*Yes, I'm aware that Flag Day isn't until June 14, but the school celebrates early!

Friday, June 8, 2012

Impromptu Button Change

Our surgeon told us not to worry about the water level in Nolan's balloon.* I always thought that was strange, because other parents check theirs weekly, but I didn't worry about it since all was well.

About 3 weeks ago, his tube seemed rather wobbly, so I thought I'd check it. The balloon should be filled with 5ml of water, and I could only draw out 1ml of water. This is obviously not enough to keep the button secured, so I added 4ml of water and he was good to go.

About 3 days ago, it was loose again, and I added more water. I knew our time on the button was running short, because they are only really designed to last three months and his balloon obviously had a slow leak developing.

This morning, the top wouldn't close anymore and the internal valve was leaking a bit. I was on my way to a field trip for Matthew, so I really needed to get the tube changed. Thank goodness Dennis hadn't left for work yet, as no amount of talking would convince Nolan that this was No Big Deal.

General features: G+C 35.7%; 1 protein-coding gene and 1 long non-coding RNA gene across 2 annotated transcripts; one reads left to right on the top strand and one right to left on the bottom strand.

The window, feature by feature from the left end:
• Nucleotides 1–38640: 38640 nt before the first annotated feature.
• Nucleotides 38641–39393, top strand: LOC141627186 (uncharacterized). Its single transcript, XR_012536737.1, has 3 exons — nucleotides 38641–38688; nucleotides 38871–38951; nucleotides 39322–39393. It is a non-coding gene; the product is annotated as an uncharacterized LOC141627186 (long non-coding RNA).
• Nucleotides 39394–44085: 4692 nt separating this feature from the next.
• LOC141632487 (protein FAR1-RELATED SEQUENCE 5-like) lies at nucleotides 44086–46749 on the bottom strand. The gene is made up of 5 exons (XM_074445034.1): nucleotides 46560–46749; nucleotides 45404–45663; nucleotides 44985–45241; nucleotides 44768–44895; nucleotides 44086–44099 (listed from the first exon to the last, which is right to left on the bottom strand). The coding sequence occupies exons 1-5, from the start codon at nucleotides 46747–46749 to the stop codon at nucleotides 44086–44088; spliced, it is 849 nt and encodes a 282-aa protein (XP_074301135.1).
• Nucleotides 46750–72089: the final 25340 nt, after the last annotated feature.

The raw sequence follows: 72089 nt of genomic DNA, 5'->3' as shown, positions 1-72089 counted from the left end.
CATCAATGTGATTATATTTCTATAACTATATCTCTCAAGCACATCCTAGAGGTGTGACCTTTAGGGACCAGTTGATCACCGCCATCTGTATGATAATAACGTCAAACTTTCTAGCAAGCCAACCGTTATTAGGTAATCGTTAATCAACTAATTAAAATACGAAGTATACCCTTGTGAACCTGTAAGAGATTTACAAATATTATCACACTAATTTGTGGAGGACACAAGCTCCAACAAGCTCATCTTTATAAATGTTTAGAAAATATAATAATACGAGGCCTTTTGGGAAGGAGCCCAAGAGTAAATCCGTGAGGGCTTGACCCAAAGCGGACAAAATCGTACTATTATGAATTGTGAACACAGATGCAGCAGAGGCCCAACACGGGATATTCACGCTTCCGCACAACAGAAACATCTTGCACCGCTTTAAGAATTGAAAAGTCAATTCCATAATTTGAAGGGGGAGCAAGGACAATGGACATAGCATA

I had the new button ready to go - I tested the balloon and it was great, and I opened up a packet of lubricant. I greased up the new tube, then we had to hold Nolan down for the actual change. I've never done this before, but there is no time for nervousness once you commit yourself to getting this done. I sucked the water out of the old tube, pulled it out, and plunked the new one in. I inflated the button with distilled water, and we released Nolan to have his Moment of Rage.